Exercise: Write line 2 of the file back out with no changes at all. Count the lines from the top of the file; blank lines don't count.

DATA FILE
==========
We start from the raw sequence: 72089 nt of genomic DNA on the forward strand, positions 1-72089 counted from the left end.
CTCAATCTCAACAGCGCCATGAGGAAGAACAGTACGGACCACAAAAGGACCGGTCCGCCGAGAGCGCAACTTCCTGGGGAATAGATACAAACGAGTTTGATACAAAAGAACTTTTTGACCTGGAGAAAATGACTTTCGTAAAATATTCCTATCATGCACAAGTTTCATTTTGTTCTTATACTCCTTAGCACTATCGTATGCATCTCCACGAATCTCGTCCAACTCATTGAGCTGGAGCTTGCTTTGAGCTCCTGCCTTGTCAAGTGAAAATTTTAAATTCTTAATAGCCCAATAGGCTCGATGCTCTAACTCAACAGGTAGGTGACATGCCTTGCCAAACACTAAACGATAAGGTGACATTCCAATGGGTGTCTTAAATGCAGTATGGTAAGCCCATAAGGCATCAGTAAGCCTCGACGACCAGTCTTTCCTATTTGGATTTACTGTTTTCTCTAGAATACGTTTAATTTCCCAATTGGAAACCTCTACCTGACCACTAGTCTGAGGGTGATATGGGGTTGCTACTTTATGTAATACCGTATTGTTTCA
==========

CTCAATCTCAACAGCGCCATGAGGAAGAACAGTACGGACCACAAAAGGACCGGTCCGCCGAGAGCGCAACTTCCTGGGGAATAGATACAAACGAGTTTGATACAAAAGAACTTTTTGACCTGGAGAAAATGACTTTCGTAAAATATTCCTATCATGCACAAGTTTCATTTTGTTCTTATACTCCTTAGCACTATCGTATGCATCTCCACGAATCTCGTCCAACTCATTGAGCTGGAGCTTGCTTTGAGCTCCTGCCTTGTCAAGTGAAAATTTTAAATTCTTAATAGCCCAATAGGCTCGATGCTCTAACTCAACAGGTAGGTGACATGCCTTGCCAAACACTAAACGATAAGGTGACATTCCAATGGGTGTCTTAAATGCAGTATGGTAAGCCCATAAGGCATCAGTAAGCCTCGACGACCAGTCTTTCCTATTTGGATTTACTGTTTTCTCTAGAATACGTTTAATTTCCCAATTGGAAACCTCTACCTGACCACTAGTCTGAGGGTGATATGGGGTTGCTACTTTATGTAATACCGTATTGTTTCA